The accord achieved this week in Syria to form a committee tasked with writing a constitution may be considered a crucial diplomatic achievement. After more than a year and a half of negotiations, throughout which the Syrian army and Russian air force continued to battle anti-Assad rebels, this could be the start of a political process that will end the war.
The committee will have 150 representatives: Fifty on behalf of the regime, 50 on behalf of the rebels and 50 to be chosen by a United Nations representative, after consultation with the two camps. The committee will be tasked with writing a new constitution for Syria. A draft has already been written in Moscow, and given to the regime and rebels. Ultimately its aim is to change the structure of the regime, to achieve proportional representation for all parts of Syrian society and minorities in the government and to institute democratic reform.
All those involved realize that this is just the first, fragile step in a thousand-mile journey. The huge size of the committee along with the political and ideological divisions within the groups, let alone between them, could torpedo the whole thing at any time.
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Approval of the committee’s resolutions will require a majority of 75 percent of its members. However such majority may prove impossible, given conflicting interests between the regime and opposition. The civil war isn’t over yet, and the fight over Idlib, which could cause hundreds of deaths and send hundreds of thousands fleeing, proves another obstacle to achieving the accord. Formal discussions regarding the articles of a future constitution have yet to be held but when they are, bitter conflict is likely to arise.
Furthermore, the Kurdish rebels who control some northern districts aren’t represented in the committee, both because Turkey refused to allow it and because they didn’t want to themselves, on the grounds that they hadn’t been included in previous discussions. And with that, the committee has lost its status as ostensibly representing all of Syria’s communities.
On the other hand, Russian sponsorship, and acquiescence from the U.S., Iran and Turkey to the committee's composition, and the fact that the UN will run the discussions – should give the result international recognition. This is why the three countries who labored to put the committee together – Russia, Iran and Turkey – agreed to give the UN secretary-general the honor of declaring the committee’s establishment, rather than rushing themselves to announce it after their summit in Ankara this week.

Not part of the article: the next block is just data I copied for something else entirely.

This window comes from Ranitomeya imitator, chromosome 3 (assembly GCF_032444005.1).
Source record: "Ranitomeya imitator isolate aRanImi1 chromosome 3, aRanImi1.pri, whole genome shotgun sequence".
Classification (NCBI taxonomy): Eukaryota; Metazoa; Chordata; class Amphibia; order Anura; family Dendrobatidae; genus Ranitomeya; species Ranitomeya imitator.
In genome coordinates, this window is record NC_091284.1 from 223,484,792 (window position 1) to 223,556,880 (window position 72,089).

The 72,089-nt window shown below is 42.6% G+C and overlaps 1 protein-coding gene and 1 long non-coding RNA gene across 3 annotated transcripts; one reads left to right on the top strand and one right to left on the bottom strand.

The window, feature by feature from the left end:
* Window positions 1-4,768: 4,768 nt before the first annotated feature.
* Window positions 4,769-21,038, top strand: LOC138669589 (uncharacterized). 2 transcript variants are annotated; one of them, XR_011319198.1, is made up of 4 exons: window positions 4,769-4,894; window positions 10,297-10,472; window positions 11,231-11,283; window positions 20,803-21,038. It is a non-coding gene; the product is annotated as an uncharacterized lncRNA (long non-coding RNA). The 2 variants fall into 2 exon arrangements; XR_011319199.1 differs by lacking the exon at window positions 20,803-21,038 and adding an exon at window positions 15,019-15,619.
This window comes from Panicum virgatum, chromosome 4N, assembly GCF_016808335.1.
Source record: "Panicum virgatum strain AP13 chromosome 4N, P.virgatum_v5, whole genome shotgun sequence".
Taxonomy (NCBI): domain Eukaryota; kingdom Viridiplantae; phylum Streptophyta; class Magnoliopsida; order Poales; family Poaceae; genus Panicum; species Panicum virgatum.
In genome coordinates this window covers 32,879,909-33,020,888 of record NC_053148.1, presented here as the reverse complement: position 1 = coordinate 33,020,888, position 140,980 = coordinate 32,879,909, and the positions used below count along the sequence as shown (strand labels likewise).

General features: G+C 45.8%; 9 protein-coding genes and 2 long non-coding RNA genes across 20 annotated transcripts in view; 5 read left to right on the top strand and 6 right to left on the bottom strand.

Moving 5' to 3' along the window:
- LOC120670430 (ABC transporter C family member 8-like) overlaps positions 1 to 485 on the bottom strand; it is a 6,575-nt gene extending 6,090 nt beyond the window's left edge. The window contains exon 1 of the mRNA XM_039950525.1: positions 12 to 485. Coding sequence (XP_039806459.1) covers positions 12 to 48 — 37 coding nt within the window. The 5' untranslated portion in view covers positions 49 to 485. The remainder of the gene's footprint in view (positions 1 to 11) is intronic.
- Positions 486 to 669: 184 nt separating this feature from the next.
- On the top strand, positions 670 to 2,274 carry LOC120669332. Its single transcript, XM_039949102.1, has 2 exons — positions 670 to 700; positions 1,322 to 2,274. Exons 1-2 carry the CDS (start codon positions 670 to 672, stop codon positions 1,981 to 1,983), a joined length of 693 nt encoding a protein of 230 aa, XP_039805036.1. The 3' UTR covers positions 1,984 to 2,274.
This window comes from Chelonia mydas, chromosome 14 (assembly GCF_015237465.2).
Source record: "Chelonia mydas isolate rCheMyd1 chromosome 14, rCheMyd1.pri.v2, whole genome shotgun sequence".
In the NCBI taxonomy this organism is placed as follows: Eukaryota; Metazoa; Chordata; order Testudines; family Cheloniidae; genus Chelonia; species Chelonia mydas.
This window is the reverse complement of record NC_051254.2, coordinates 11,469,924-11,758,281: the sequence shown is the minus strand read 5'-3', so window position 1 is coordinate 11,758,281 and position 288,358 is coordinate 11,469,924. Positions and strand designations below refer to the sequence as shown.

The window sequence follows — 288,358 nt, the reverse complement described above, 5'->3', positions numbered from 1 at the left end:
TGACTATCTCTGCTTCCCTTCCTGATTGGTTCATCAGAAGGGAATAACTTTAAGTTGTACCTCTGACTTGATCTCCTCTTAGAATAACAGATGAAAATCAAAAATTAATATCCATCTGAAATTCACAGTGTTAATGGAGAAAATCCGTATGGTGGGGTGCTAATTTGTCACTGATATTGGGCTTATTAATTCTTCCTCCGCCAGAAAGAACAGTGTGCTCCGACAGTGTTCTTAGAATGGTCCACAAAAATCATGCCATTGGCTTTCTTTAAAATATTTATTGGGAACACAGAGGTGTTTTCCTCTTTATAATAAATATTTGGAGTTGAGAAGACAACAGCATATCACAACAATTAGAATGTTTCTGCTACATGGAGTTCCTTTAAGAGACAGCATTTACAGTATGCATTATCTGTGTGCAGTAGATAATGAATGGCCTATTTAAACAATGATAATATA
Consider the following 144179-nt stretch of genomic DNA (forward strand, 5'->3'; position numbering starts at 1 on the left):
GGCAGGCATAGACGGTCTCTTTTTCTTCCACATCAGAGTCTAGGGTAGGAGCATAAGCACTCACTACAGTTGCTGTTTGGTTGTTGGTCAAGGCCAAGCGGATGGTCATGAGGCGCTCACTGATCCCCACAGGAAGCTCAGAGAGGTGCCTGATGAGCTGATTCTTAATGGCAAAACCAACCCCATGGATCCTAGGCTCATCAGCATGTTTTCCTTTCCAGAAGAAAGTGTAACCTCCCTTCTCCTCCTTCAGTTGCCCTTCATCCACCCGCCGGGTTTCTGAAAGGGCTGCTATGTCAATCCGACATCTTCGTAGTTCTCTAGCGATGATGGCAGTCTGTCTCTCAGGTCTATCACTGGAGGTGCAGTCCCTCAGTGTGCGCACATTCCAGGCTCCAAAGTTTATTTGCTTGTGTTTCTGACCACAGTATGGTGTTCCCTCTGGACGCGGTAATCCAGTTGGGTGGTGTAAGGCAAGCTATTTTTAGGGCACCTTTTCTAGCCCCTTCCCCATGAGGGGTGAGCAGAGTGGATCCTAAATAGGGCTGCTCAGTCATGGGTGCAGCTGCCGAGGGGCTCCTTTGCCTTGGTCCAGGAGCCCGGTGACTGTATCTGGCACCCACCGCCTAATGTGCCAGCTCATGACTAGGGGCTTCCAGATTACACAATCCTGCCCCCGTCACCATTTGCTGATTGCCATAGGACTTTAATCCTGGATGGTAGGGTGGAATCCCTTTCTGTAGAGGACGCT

Commensurately, it bears mentioning that conferences held in Geneva back in 2012, which were then followed by conventions organized by Russia in Astana, the capital of Kazakhstan (now called Nur Sultan), produced agreements in writing that couldn’t be turned into diplomatic action. At most they resulted in partial ceasefires that were often broken. Is the new committee likely to fare any better?
In its favor are the immense damage, the wholesale killings and the despair and the frustration of the people of Syria after eight years of war. The dissolution of many rebel militias, the realization that American and Arab backing for them had evaporated, the U.S. intention to withdraw from Syria and the urgent need to rebuild the nation and its economy, all also help the political process to mature. The acknowledgement that Bashar Assad will not only stay in power, but even enjoys the accession of the West and Turkey; and the loss of the military option leave only one option for solution: The political path.
Based on the accords reached between the regime, the rebels and other involved camps, the committee is supposed to convene soon and elect 45 representatives to engage in the final composition of the constitution, and to bridge between the camps. The goal is to complete the writing within six months, at which point the constitution will be brought to before the public for a referendum.
Since the constitution will engage, among other things, in the powers of the president, the fear is that Assad will do everything in his power to thwart any detraction of his status and torpedo the whole thing. The question is whether Russia is prepared to force him not to, and whether Iran will cooperate with Russia on this matter.
Each have their own interests and fears about their status in Syria after the war, and all parties will try to channel the constitution in the direction that serves their own aims, not necessarily those of the people of Syria.
Another question, albeit premature, is the legitimacy of the referendum. Assad controls most of the country but some critical regions, chiefly the Kurdish enclaves and districts in the south, aren’t under his control – and could boycott the referendum, negating its legitimacy to approve the constitution. These issues could dampen any optimism about the chances of a diplomatic move. But then again, mere weeks ago, no one could have predicted that the parties would agree to compose a constitution committee, or that they would sit together for a serious discussion about Syria’s future.
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